Garth Rattray | Can you adapt to the new Jamaica?
Our society is changing much faster, for the worse, than decent citizens can adapt. The rate of change is increasing exponentially. Just the other day, I was driving through a shopping plaza when I came upon an obstruction caused by a long truck sticking out into the drive way and a line of vehicles trying to pass it. The remaining space was far too narrow for me to get through. I was stuck and traffic was building up behind me.
Naturally, in short order, a taxi driver, two cars behind me, stood outside his door and addressed me as “elder”. Although he was too far away to accurately assess my predicament, he shouted that there was plenty of space for me to drive through. He punctuated his angry and loud outburst with a very colourful expletive. Once upon a time, a real Jamaican would have exited his vehicle, walked forward and helped me navigate safely through the narrow space if it were possible. Eventually, a driver that was in the way was able to move forward and free up the blockage.
It doesn’t take much for someone to use vulgarity to describe what you should do to your maternal parent. A millisecond of cautious hesitation when the traffic light goes green, coming to a complete stop at stop signs, waiting for a half of a second before overtaking a parked vehicle to avoid breaking the law that’s all it takes for someone to dump a steaming pile of verbal nastiness on you.
The magnitude of boorish and crass behaviour, aggression, endangering others, utter disregard for the law, bullyism, and the disrespect that drivers mete out to others is unprecedented. If I did not already have a driver’s licence, it would take a lot to convince me to acquire one in this toxic environment. Driving has become challenging, dangerous, and distressing. Other drivers make some of us feel like impediments to their progress on ‘their’ roadways. Although we pay hefty taxes and insurance premiums to drive, many of us are treated as if we are trespassing on the private thoroughfares of other road-users.
The number of publicised and unpublicised crimes and murders is astounding. The level of brutality evident in the committing of these crimes is nothing short of blood-curdling. The ease with which anyone can kill or have anyone killed is frightening. The disregard for the sanctity of life is shocking. The callousness, and disrespect in how the macabre images of human suffering and death are captured and distributed is mind-numbing. This is not the Jamaica in which many of us grew up. And this is certainly not the Jamaica in which most of us want to live.
Many of us are finding it very difficult to adapt to the new Jamaica. We cannot adapt as fast as the changes are occurring. The decline of discipline, standards and morals is occurring at an astounding rate. Decent citizens are way behind the curve. We feel as if we are immersed in a boiling cauldron of ‘modern’ Jamaica with its hostility, violence, lack of empathy, amorality, and corruption; and we don’t know how to adapt.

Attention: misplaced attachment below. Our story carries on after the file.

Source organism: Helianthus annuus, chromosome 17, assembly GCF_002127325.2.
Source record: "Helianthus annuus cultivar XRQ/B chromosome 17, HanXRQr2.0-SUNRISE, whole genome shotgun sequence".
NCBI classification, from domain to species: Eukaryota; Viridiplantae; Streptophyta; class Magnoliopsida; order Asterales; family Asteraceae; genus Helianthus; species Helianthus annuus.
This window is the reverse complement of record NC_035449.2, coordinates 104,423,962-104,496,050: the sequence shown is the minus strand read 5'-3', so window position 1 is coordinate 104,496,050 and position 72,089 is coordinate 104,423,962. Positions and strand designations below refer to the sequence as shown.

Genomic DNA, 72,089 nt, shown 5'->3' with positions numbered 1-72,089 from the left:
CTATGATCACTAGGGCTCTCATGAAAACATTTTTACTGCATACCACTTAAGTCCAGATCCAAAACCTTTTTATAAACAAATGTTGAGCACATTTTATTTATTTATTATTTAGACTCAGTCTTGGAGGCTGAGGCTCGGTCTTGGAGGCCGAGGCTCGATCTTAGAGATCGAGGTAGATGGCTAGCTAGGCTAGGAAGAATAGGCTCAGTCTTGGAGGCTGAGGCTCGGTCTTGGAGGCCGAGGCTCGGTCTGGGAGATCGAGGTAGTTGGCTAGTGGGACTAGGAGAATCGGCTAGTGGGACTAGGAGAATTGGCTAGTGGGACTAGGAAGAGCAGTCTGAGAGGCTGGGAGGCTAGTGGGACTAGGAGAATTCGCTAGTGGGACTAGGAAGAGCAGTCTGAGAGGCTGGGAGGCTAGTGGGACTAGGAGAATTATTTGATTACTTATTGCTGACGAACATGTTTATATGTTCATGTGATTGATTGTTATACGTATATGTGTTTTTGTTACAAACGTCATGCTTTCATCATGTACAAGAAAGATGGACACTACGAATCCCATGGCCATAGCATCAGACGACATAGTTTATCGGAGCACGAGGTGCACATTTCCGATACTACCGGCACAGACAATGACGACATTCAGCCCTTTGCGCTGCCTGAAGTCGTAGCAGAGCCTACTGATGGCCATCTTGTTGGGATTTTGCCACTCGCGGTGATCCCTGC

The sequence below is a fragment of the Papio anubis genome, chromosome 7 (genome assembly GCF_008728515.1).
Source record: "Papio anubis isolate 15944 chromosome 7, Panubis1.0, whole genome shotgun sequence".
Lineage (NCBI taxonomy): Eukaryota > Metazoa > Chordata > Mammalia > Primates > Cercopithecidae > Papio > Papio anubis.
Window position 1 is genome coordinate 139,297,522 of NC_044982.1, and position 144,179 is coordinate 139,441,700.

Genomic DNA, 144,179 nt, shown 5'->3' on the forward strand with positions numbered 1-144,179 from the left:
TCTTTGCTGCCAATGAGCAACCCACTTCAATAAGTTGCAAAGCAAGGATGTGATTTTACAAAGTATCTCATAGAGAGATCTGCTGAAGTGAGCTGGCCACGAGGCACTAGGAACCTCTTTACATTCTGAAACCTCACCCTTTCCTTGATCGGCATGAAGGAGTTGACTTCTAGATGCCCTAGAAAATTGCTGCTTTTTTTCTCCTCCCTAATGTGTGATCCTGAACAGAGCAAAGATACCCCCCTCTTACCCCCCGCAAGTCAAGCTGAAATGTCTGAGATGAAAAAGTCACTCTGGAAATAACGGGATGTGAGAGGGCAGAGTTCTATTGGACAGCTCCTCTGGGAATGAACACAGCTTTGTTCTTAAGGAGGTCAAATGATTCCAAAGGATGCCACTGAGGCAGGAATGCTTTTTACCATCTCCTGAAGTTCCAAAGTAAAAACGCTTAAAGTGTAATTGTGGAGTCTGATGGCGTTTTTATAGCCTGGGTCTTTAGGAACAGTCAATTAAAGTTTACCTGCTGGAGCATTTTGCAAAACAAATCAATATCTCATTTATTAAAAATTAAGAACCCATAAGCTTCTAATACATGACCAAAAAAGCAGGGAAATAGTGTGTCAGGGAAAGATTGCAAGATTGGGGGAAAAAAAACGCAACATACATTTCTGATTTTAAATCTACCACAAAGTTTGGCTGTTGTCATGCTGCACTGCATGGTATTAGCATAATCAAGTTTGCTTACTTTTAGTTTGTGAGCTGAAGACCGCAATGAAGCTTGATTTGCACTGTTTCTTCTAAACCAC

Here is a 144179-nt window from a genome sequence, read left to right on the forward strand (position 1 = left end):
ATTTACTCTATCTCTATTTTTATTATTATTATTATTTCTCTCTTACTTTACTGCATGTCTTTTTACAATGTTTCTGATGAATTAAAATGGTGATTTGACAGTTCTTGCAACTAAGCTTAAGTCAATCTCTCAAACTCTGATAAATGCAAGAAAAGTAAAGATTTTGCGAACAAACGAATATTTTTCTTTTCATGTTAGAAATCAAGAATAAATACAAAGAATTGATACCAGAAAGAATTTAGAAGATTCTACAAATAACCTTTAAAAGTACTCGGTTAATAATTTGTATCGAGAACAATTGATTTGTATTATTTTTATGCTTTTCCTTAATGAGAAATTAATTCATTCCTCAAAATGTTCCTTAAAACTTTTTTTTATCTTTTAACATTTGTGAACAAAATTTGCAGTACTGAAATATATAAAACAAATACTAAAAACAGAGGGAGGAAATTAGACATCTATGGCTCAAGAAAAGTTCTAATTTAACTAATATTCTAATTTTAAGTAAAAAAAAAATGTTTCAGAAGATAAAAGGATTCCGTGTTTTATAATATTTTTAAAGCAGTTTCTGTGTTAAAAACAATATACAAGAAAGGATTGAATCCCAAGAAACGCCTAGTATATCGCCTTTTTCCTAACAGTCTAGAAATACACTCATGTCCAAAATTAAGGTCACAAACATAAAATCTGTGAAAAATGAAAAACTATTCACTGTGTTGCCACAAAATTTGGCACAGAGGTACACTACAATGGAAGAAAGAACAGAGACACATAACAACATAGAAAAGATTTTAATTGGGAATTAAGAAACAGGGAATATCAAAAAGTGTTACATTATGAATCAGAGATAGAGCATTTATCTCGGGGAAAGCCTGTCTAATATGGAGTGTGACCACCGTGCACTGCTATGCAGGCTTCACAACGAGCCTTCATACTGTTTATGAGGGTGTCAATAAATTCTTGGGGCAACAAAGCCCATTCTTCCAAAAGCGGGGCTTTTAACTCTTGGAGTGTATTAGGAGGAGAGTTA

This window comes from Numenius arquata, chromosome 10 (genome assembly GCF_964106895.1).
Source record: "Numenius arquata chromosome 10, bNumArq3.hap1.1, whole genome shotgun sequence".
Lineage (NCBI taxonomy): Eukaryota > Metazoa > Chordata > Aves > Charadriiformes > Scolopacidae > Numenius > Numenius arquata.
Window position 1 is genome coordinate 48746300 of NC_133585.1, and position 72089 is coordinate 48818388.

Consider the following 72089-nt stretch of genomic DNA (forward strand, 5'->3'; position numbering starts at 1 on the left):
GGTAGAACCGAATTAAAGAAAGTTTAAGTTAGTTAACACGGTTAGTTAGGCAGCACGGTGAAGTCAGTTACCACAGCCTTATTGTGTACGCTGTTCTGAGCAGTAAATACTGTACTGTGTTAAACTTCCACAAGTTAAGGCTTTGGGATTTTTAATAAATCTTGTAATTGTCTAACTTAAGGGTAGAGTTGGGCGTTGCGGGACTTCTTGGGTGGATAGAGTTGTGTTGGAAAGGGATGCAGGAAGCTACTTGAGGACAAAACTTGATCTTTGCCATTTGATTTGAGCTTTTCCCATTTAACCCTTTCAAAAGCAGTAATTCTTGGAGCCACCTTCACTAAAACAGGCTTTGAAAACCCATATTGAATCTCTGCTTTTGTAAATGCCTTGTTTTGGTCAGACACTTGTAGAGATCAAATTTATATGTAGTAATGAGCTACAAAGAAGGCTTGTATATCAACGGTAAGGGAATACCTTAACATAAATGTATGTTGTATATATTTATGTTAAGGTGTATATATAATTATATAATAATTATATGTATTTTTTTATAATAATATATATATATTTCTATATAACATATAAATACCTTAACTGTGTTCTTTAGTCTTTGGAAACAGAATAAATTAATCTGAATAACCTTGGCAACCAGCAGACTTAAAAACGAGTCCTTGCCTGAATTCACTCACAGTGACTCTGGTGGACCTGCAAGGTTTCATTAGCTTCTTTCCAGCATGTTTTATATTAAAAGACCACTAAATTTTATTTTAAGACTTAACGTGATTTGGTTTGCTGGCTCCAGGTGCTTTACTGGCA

But how does one adapt to seeing school children fighting one another and even teachers? How can anyone adapt to seeing school children killing one other? Is it possible to adapt to the level of volatility and violence in the schools? Can anyone adapt to the numerous gangland murders and murder-for-hire killings that are occurring? Can anyone adapt to the slaughter of sweet, innocent, little babies, and infirm elderly people? What technique can be employed to adapt to the daily reports of violent deaths all around us?
I am working very hard to adapt to the reality of citizens being left to fend for themselves in an economy that retails based on the United States dollar, but remunerates based on a very weak Jamaican dollar. It is impossible for citizens to adapt to the very real fear of being unable to afford the most basic utilities, food, and shelter in the coming years.
People are still struggling to adapt to the feeling of abandonment. We are left at the mercy of the utility companies. They are so expensive that our production is being hampered and citizens are struggling or unable to meet their costly bills. The highways were to be more than just rapid transit expediencies; they were to offer safe alternatives, but now they are expensive luxuries.
Many citizens don’t know how to adapt to a society in rapid decline. It’s nigh impossible to adapt to a Jamaica where anyone with enough money and/or connections can do anything and get away with it. Try as they might, citizens can’t adapt to noisy bars, clubs, and vulgar dancehall ‘sessions’ that constantly disturb their studies, peace, and rest. The authorities obviously do not care. Can citizens adapt when commercial and/or high-rise constructions invade their residential communities? When the government becomes conveniently blind to the structures and deaf to the citizens’ complaints, it directly contributes to the nation’s widespread deterioration.
The authorities will need to be bold and make unpopular decisions to institute order, discipline, and accountability in society. Otherwise, citizens will either abandon ship, conform and add to the burgeoning anarchy, or be forced to buckle up and go along for the hair-raising, heart-breaking downhill ride.